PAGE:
The Bengals’ recent struggles in the postseason overshadowed the fact that this was one of the NFL’s most consistent franchises from 2011-15. The team reached the playoffs in each of those seasons and won at least 10 games four times.
That run of success came to a sudden end in 2016 as the Bengals suffered their first losing season (6–9–1) since Andy Dalton arrived as an unheralded rookie. Now, after a second consecutive offseason filled with quality veteran departures, pressure is mounting on the draft classes of the past three seasons to lead this club back to the playoffs. This includes the influx of 11 rookies in 2016 and three picks from the first four rounds over the previous two years who have yet to see the field due to injury.
The offense will still be built around Dalton and standout wide receiver A.J. Green, but this team’s success will be determined by an offensive line filled with question marks.
The talented defense will hope to continue its momentum after the unit ranked among the best in the league in the second half after struggling early in the season.
Dalton has never been regarded as a top-tier NFL quarterback, but the former second-round pick out of TCU continues to put up quality numbers. In 2016, he threw for 4,206 yards (87 shy of his career high) and completed 64.7 percent of his passes. His best quality might be his durability; in six seasons, he has missed only three starts.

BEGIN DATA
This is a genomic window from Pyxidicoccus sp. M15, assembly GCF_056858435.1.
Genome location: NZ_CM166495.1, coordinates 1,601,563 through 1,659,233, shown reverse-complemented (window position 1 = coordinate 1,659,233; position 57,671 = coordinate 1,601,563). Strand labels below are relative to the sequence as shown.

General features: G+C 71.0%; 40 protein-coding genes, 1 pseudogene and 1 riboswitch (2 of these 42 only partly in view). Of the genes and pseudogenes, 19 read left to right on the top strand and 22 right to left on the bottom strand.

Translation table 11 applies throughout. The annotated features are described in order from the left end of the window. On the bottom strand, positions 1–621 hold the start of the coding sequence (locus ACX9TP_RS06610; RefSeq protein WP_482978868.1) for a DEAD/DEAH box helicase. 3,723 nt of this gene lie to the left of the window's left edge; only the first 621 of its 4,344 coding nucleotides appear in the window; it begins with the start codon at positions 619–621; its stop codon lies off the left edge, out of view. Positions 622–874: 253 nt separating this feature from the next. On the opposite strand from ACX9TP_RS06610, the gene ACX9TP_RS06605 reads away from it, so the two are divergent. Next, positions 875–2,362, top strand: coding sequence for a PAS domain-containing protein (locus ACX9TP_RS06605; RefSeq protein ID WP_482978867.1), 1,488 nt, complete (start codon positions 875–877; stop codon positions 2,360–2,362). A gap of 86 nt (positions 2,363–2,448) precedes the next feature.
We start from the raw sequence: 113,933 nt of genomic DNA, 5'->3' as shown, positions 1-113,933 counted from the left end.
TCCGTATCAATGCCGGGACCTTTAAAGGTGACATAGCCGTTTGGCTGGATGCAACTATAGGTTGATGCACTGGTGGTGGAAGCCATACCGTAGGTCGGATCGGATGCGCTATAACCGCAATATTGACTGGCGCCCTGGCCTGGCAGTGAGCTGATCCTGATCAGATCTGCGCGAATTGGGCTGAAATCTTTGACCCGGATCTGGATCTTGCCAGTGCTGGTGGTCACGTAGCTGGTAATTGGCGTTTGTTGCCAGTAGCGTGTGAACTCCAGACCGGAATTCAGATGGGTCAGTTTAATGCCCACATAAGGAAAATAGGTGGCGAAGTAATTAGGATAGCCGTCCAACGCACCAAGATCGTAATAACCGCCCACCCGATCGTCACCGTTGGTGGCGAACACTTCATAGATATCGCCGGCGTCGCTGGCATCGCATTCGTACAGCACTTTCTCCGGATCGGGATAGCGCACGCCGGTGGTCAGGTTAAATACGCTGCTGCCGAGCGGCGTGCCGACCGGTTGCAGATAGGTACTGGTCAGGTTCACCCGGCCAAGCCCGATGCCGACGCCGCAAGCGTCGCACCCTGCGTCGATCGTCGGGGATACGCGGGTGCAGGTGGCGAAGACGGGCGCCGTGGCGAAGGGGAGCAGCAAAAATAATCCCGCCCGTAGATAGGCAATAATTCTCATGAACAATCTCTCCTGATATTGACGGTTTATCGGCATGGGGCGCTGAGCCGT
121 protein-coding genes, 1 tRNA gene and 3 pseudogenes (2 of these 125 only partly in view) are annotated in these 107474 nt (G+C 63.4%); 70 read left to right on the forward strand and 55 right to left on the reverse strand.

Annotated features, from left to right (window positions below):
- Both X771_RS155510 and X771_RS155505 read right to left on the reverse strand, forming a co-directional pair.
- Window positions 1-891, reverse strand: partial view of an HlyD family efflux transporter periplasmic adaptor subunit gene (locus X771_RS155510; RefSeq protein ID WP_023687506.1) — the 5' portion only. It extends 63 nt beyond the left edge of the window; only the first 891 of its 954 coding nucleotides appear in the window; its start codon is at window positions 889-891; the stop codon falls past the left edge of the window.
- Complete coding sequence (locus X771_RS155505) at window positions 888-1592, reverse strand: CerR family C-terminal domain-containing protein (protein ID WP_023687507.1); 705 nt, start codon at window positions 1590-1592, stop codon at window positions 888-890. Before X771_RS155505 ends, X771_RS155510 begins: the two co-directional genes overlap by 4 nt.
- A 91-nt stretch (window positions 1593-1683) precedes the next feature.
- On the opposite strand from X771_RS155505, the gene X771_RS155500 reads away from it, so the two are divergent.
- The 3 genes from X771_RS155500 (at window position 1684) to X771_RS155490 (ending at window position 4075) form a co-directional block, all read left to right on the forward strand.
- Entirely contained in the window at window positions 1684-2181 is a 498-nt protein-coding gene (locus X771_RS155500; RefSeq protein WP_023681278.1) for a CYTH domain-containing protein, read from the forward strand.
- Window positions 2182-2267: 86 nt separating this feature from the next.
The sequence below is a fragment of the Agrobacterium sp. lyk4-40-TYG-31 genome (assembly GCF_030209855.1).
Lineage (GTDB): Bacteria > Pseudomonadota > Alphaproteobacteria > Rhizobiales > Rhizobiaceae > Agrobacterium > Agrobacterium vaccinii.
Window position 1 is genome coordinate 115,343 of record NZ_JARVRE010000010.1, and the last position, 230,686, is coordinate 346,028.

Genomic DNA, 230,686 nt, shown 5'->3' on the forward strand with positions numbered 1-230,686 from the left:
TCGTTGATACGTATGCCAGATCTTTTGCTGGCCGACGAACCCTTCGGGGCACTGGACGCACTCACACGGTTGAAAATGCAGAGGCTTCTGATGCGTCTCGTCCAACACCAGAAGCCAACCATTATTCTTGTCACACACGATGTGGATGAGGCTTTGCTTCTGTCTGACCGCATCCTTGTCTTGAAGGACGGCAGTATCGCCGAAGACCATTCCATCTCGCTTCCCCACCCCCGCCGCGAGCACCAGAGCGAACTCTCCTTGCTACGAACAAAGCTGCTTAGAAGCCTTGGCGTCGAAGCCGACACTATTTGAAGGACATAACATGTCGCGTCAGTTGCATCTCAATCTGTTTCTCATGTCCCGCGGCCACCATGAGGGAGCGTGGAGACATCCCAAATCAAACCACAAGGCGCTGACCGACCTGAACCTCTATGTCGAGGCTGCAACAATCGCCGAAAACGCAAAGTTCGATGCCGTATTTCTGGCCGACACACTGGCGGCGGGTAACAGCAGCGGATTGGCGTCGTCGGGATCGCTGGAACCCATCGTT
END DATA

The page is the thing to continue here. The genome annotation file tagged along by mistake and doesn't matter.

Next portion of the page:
Green missed out on his sixth straight 1,000-yard season due a hamstring injury that forced him to miss six games. He still caught 66 passes for 964 yards — but had only four touchdowns, the fewest of his career.
The Bengals added to their outstanding group of skill position players in the draft, selecting wide receiver John Ross, who ran the fastest 40-yard dash time ever at the Scouting Combine, and controversial but talented running back Joe Mixon.
Dalton expects to have a healthy Tyler Eifert, who has dominated in the red zone when healthy but hasn’t been able to stay on the field. Tyler Boyd enters his second season after making significant strides in route running and aggressive play in the slot over the final half of 2016. Toss in veteran backs Gio Bernard and Jeremy Hill as part of a rotation, and there will be no shortage of weapons.
But none of it will matter if the offensive line experiment blows up. Pro Bowl left tackle Andrew Whitworth left for the Los Angeles Rams, and Kevin Zeitler bolted for Cleveland, where he signed a $60 million deal. Left in their wake is Cedric Ogbuehi, who will start at left tackle coming off a season in which he bombed as the starting right tackle and was benched midseason. The Bengals drafted Ogbuehi in the first round in 2015 and have to trust he can improve enough to protect Dalton’s blind side. Jake Fisher, the second-round pick in 2015, will start at right tackle for the first full season. He showed a flash of promise taking over the position at the end of last season but now must prove he can get the job done over the course of the entire campaign. The Bengals are asking former first-round pick Andre Smith — who re-signed with the team after a one-year stint in Minnesota — to shift inside to guard, a position he’s never played. He must prove he can remain healthy after missing 21 games the last three years. Russell Bodine is back at center after progressing from liability to mediocrity. Veteran Clint Boling returns at left guard.
This group figures to open the season with a ton of confidence. They finished third in the NFL in points against in the second half of the season and have All-Pro defensive tackle Geno Atkins still in his prime as well as two-time Pro Bowler Carlos Dunlap on the edge.